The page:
By Christie L. Chicoine
CS&T Staff Writer
UPPER PROVIDENCE TOWNSHIP – The completion of steel framing for the future Pope John Paul II High School on April 2 – the fourth anniversary of the pontiff’s death – marked a major milestone in the construction of the $65 million- state-of-the-art archdiocesan secondary school in central Montgomery County.
Scheduled to open in September 2010 after the consolidation of Pope Pius X High School in Pottstown and Kennedy-Kenrick Catholic High School in Norristown, the school is being built on an 84-acre tract of land in Upper Providence Township, off the Royersford exit of U.S. Highway 422.
Cardinal Justin Rigali commemorated the anniversary of the pope’s death and celebrated the construction progress Thursday, April 2, at the site of the future school.
There, the Cardinal blessed a 24-foot high cross before a crane slowly lifted it and workers carefully secured it to two steel beams on the school building, high above an area reserved for the 70-seat school chapel.
The stately cross, made of steel and painted white, will be the focal point of the school.
“Let us pray that both future teachers and students in this new school will embrace profoundly the mystery of Christ’s cross,” Cardinal Rigali said before the blessing.
“We remember fondly Pope John Paul II – whose anniversary of death we observe today – as an example of one who embraced with great faith the cross of our Savior,” he added.
The Cardinal gave the students a brief lesson in Church history as he explained the significance of the cross affixed above their new school: “In the fourth century, the bishop of Jerusalem – St. Cyril of Jerusalem – had a magnificent statement: that the Church is very proud of all of Christ’s actions, but her greatest boast is the cross.”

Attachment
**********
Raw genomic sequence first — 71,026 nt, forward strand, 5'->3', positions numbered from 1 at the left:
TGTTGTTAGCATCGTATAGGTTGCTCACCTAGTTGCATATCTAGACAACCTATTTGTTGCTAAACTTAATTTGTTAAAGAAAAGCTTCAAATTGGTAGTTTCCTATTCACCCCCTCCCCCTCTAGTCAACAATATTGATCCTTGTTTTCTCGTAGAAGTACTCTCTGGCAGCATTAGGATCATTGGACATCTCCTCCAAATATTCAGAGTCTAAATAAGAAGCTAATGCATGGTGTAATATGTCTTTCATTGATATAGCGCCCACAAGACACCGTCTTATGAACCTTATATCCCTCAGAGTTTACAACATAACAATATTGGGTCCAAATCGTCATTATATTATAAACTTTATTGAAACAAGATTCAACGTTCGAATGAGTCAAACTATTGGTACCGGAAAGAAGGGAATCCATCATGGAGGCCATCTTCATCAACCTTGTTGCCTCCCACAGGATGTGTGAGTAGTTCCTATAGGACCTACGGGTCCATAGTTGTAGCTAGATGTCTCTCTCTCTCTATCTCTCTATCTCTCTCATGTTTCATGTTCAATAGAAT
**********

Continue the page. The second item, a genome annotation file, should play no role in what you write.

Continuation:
Overseeing the development of the new school is its first president, Father Alan J. Okon, who is currently the president of St. Pius X and Kennedy-Kenrick.
“To have that cross raised over the building really shows the mark of our Catholic identity in this school,” Father Okon said. That “Through the Passion, death and resurrection of Christ, we obtain salvation and God’s unconditional love and mercy in our lives.”
Twenty of the new school’s future students – 10 freshmen and sophomores representing both Kennedy-Kenrick and St. Pius X – attended the Cardinal’s cross blessing ceremony.
“I can’t wait to go to the new school. It’s going to be absolutely amazing,” said Tyler Anderson, a sophomore at St. Pius X.
Julia Santora, a sophomore at Kennedy-Kenrick, said she was awestruck as the cross was affixed to her new school.
“It was nice to be a part of history for the new school,” added Tyler Greco, a freshman at Kennedy-Kenrick.
Two steel beams signed by the freshmen and sophomore classes of both schools were displayed as a demonstration of the collaboration of the two school communities.
Donning hard hats, the curious students received a tour of their future school from Father Okon. Seeing the space reserved for the 1,200-seat auditorium was a highlight for Alyssa Reape, a sophomore at St. Pius X. A member of her school’s drama club, she can’t wait to perform on the stage of the new school which, on the day of the tour, was carved in the ground.